Today there were a couple of articles on the sage grouse and Gardner’s bill that I think are worthy of interest. There is one in the Denver Post (may they live long and prosper!) here. Also a couple in E&E News here (I think you need a subscription for this one) and here .
So national groups tell us that ecosystems will unravel or at least grouse will die out, if states are allowed to pursue their own way (even for six years). I guess they think that states can’t be trusted with environmental policy. Of course, the Clean Air Act is an example of state responsibility with federal oversight and that seems to work. Do we have a reason to believe that states are “good on air and bad on critters?”. One of the reasons I’m not afraid is that I spent about six years working on the Colorado Roadless Rule. My experiences with the Colorado Roadless Rule involved all kinds of permutations (state-led and federal-led processes; different administration (3 state and 2 federal)) and so on.
It’s a well known fact that states are incubators for policy experiments. People have ideas and can carry them out without invoking The Big Players, and Partisanizing Everything. What happens in D.C. is that a simple policy idea quickly turns into something one party tries to bash the other party with. I don’t know why it didn’t happen in Colorado. It could be because we’re purple, or because Things Have To Get Done in a state.
Here are a couple of thoughts about why states can do things better. People who work for states know, and have databases with, a great deal of information that the feds do not. For example, when it was desired to restrict roads in roadless areas for undeveloped water rights, the state had the information on water rights. These kinds of issues could be accommodated in a state-specific rulemaking but would tend to get washed out at the national level. For one thing, water law is different in different states.
When our team met with representatives of national environmental groups it seemed like it was all about abstractions, and generalities and posturing and perhaps grandstanding. They would use words like PROTECTION and INDUSTRIAL DEVELOPMENT and so on and weren’t really engaging at the scale of on the ground problems and issues. One national group said we had to “give them something” for them to support the rule. State and local environmental groups tended to want more specific changes.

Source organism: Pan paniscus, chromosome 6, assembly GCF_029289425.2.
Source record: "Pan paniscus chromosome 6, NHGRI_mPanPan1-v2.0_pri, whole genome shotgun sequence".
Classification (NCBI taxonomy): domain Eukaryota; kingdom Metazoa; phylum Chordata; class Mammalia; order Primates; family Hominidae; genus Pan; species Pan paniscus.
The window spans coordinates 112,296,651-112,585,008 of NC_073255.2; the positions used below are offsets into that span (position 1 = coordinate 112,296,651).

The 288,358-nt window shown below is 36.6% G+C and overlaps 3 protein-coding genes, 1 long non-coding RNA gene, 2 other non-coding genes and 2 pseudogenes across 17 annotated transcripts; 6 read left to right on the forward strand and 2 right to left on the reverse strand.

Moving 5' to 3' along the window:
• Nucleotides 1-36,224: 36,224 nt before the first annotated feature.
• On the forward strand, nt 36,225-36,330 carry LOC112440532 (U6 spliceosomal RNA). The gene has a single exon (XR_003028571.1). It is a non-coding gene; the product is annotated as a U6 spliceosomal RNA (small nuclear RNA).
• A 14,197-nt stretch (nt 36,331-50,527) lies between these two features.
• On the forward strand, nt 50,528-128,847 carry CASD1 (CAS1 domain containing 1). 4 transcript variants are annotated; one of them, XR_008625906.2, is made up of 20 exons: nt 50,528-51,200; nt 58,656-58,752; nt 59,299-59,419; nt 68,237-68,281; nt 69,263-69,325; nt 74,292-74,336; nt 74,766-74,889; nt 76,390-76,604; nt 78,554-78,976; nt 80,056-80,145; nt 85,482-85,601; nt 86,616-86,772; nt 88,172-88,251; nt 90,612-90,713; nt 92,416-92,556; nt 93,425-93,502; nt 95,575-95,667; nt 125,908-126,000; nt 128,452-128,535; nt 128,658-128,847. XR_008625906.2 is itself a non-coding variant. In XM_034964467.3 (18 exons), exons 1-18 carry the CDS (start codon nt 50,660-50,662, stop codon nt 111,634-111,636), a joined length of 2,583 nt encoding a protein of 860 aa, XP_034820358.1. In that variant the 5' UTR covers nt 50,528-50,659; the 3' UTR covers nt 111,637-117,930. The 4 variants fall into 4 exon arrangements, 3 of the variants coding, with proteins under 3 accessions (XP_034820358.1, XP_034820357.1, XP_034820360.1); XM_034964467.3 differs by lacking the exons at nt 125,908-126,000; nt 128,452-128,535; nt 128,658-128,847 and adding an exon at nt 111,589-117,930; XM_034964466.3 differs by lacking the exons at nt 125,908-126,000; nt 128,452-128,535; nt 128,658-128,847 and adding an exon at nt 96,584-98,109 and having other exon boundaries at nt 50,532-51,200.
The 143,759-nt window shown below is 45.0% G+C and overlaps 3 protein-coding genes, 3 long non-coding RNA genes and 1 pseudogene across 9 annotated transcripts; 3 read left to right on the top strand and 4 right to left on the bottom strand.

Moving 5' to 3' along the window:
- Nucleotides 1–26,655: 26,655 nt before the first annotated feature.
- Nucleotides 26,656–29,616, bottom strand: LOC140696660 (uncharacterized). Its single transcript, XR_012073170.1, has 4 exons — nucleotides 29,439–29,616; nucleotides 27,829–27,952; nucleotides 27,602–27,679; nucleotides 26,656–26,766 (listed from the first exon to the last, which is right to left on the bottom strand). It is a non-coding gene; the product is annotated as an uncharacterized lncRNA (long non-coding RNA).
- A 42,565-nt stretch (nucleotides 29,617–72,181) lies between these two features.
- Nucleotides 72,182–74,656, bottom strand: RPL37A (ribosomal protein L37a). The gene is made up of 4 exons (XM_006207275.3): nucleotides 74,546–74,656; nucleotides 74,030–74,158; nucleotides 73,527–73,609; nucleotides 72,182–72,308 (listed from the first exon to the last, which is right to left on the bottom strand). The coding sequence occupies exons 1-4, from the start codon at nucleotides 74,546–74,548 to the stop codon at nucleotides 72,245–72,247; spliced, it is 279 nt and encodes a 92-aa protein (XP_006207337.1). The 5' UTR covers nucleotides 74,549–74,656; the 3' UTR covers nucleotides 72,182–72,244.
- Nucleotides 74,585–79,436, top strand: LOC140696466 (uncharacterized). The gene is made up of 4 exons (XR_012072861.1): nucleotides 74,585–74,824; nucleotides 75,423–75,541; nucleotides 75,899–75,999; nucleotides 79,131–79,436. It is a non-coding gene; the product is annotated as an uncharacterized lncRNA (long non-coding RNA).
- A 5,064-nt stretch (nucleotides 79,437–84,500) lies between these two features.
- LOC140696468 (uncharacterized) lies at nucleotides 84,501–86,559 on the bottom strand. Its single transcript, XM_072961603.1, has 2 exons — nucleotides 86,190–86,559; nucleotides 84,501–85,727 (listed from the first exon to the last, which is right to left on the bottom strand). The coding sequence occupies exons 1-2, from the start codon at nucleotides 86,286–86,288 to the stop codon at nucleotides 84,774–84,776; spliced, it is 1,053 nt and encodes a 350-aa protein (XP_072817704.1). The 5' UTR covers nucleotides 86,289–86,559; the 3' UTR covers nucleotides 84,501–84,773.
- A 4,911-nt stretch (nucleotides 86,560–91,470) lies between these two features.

As I recall, some wildlife people on the western slope wanted to cut down some trees or large brush for better habitat for some critter (a critter that wasn’t endangered) and their concerns were too small to be heard, because the goal was “words that please national groups.” Another example is that some people kept claiming “the science says” that you don’t need to cut down trees around communities (sound familiar?) and Mike King, State DNR Director, organized a meeting with elected officials from communities, fire people, and all the other interests in which each “side” selected three scientists to talk about fuel treatments. When I think about that meeting, I think 1) state people know the biophysical side of the issue and they know the people such that 2) people need to be more or less accountable for what they say. People are used to “gettin’ er’ done” in terms of policy. Grandstanding is not much tolerated in that kind of group. I think that the level of discourse at that meeting, was much higher than my experiences in D.C., where one side at a time tends to come in, and the Feds just listen and not question or disagree. Obviously I believe open discussions of scientific and other points of view should be valued and be a part of any public process.
So that is my experience. Better discourse, more knowledge, more transparency, and ultimately a better policy outcome.
Dave Freudenthal, the (Democrat) former Governor of Wyoming, made a similar point in a letter to Secretary Salazar in 2010 about oil and gas regulation:
In terms of development, I have always been a strong proponent of balance. In general, given the right information and proper motivation, we have usually found our way to a development array that meets the terms of those that understand the need for both production and protection. Frankly, we know that there will never be a meeting of the minds of those in the “drill here, drill now” crowd and the “not one blade of grass” crowd, mainly because neither side is willing to give toward the middle. Unfortunately, Washington, D.C. seems to go from pillar to post to placate what is perceived as a key constituency. I only half-heartedly joke with those in industry that, during the prior administration, their names were chiseled above the chairs outside the office of the Assistant Secretary for Lands and Minerals. With the changes announced yesterday, I fear that we are merely swapping the names above those same chairs to environmental interests, giving them a stranglehold on an already cumbersome process. Meanwhile in places like Cheyenne, Casper, Wamsutter and Cody, Wyoming, we in the middle simply want a good job, clean air, healthy watersheds and a place to hunt, fish and hike with our families.
As Governor Freudenthal said, who should be making decisions “in the middle”? A random mix of ideologues or the people who have to live there in open discussion with each other?
In my experience on the Colorado Roadless Rule, I saw better policy work actually being done when states and feds had to work together, as well as people with different perspectives, including political ones. I think the sage grouse and the people in Colorado deserve that quality of work.